Forum for Science, Industry and Business

Sponsored by:     3M 
Search our Site:

 

Photonics: A light choice

09.02.2011
Solar cells can be made thinner and lighter with the help of aluminum particles

Solar cells are a key technology in the drive toward cleaner energy production. Unfortunately, solar technology is not yet economically competitive and the cost of solar cells needs to be brought down.


Schematic illustration of a silicon solar cell (a-Si:H) sandwiched between aluminum (Al) and transparent indium tin oxide (ITO) electrical contacts. Aluminum nanoparticles on the top (gray) enhance the absorption of light.

One way to overcome this problem is to reduce the amount of expensive semiconductor material used, but thin-film solar cells tend to have lower performance compared with conventional solar cells. Yuriy Akimov and Wee Shing Koh at the A*STAR Institute of High Performance Computing[1],[2] have now improved the light conversion efficiency of thin-film solar cells by depositing aluminum particles on the cell surface.

Metallic nanoparticles can direct light better into the solar cell and prevent light from escaping. In conventional ‘thick-film’ solar cells, the nanoparticles would have little effect because all the light is absorbed by the film due to its thickness. For thin films, however, the nanoparticles can make a big difference. Their scattering increases the duration the light stays in the film, bringing the total absorption of light up to a level comparable with that for conventional solar cells. ”The strategy allows us to reduce the production costs of solar cells by several times and makes photovoltaics more competitive with respect to other forms of power generation,” says Akimov.

The researchers modeled the light absorption efficiency of solar cells for various nanoparticle materials and sizes. In particular, they compared the properties of silver versus aluminum nanoparticles. In most studies on the subject, silver particles have been preferred. These have optical resonances in the visible part of the spectrum that are even better at focusing the light into the solar cell. Unfortunately, there is a tradeoff: the optical resonances also cause the absorption of light by the nanoparticles, which means the solar cell is less efficient.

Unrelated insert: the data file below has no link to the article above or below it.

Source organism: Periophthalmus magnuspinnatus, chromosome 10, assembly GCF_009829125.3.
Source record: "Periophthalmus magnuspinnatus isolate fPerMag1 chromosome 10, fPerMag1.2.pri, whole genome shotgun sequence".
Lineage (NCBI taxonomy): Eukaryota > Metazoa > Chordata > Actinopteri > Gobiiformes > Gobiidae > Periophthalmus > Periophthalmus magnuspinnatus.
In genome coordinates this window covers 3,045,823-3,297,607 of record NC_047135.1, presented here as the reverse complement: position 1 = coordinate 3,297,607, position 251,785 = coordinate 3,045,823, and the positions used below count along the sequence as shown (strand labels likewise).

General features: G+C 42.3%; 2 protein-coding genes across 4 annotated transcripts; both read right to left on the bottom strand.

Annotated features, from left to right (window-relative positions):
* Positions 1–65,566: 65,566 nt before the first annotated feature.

In the case of silver, this resonance is right in the key part of the solar spectrum, so that light absorption is considerable. But not so for aluminum nanoparticles, where these resonances are outside the important part of the solar spectrum. Furthermore, the aluminum particles handle oxidation well and their properties change little with variations in shape and size. And more importantly, their scattering properties are robust in comparison with silver nanoparticles. “We found that nanoparticles made of aluminum perform better than those made of other metals in enhancing light trapping in thin-film solar cells,” says Akimov. “We believe aluminum particles can help make thin-film solar cells commercially viable.”

The A*STAR-affiliated researchers contributing to this research are from the Institute of High Performance Computing.

Journal information

[1] Akimov, Y.A. & Koh, W.S. Design of plasmonic nanoparticles for efficient subwavelength light trapping in thin-film solar cells. Plasmonics. Published online: 22 Oct 2010 | DOI: 10.1007/s11468-010-9181-4

[2] Akimov, Y A. & Koh, W.S. Resonant and nonresonant plasmonic nanoparticle enhancement for thin-film silicon solar cells. Nanotechnology 21, 235201 (2010).

Lee Swee Heng | Research asia research news